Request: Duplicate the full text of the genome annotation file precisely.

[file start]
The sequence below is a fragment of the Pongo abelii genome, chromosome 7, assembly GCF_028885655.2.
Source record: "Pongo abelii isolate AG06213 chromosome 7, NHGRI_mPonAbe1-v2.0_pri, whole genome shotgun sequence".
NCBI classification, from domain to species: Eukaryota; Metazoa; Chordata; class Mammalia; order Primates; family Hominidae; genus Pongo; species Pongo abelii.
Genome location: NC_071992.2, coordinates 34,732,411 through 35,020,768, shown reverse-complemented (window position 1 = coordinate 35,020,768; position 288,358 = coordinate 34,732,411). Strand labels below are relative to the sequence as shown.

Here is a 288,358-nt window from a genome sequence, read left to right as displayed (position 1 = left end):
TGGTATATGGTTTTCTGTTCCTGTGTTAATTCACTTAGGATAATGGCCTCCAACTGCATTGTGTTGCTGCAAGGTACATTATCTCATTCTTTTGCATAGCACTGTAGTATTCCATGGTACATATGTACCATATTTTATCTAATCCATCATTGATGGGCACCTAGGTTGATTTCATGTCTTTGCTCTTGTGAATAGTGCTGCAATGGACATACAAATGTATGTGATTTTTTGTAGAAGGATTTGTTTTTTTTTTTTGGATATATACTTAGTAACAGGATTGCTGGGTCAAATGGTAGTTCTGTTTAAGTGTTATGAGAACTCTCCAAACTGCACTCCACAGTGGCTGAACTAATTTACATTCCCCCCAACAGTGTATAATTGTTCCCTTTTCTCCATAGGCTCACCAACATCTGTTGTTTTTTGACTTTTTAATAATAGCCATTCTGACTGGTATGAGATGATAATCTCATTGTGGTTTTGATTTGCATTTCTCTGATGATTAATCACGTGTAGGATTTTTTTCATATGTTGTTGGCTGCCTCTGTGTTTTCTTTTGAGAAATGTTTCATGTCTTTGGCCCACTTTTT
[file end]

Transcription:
The sequence below is a fragment of the Pongo abelii genome, chromosome 7, assembly GCF_028885655.2.
Source record: "Pongo abelii isolate AG06213 chromosome 7, NHGRI_mPonAbe1-v2.0_pri, whole genome shotgun sequence".
NCBI classification, from domain to species: Eukaryota; Metazoa; Chordata; class Mammalia; order Primates; family Hominidae; genus Pongo; species Pongo abelii.
Genome location: NC_071992.2, coordinates 34,732,411 through 35,020,768, shown reverse-complemented (window position 1 = coordinate 35,020,768; position 288,358 = coordinate 34,732,411). Strand labels below are relative to the sequence as shown.

Here is a 288,358-nt window from a genome sequence, read left to right as displayed (position 1 = left end):
TGGTATATGGTTTTCTGTTCCTGTGTTAATTCACTTAGGATAATGGCCTCCAACTGCATTGTGTTGCTGCAAGGTACATTATCTCATTCTTTTGCATAGCACTGTAGTATTCCATGGTACATATGTACCATATTTTATCTAATCCATCATTGATGGGCACCTAGGTTGATTTCATGTCTTTGCTCTTGTGAATAGTGCTGCAATGGACATACAAATGTATGTGATTTTTTGTAGAAGGATTTGTTTTTTTTTTTTGGATATATACTTAGTAACAGGATTGCTGGGTCAAATGGTAGTTCTGTTTAAGTGTTATGAGAACTCTCCAAACTGCACTCCACAGTGGCTGAACTAATTTACATTCCCCCCAACAGTGTATAATTGTTCCCTTTTCTCCATAGGCTCACCAACATCTGTTGTTTTTTGACTTTTTAATAATAGCCATTCTGACTGGTATGAGATGATAATCTCATTGTGGTTTTGATTTGCATTTCTCTGATGATTAATCACGTGTAGGATTTTTTTCATATGTTGTTGGCTGCCTCTGTGTTTTCTTTTGAGAAATGTTTCATGTCTTTGGCCCACTTTTT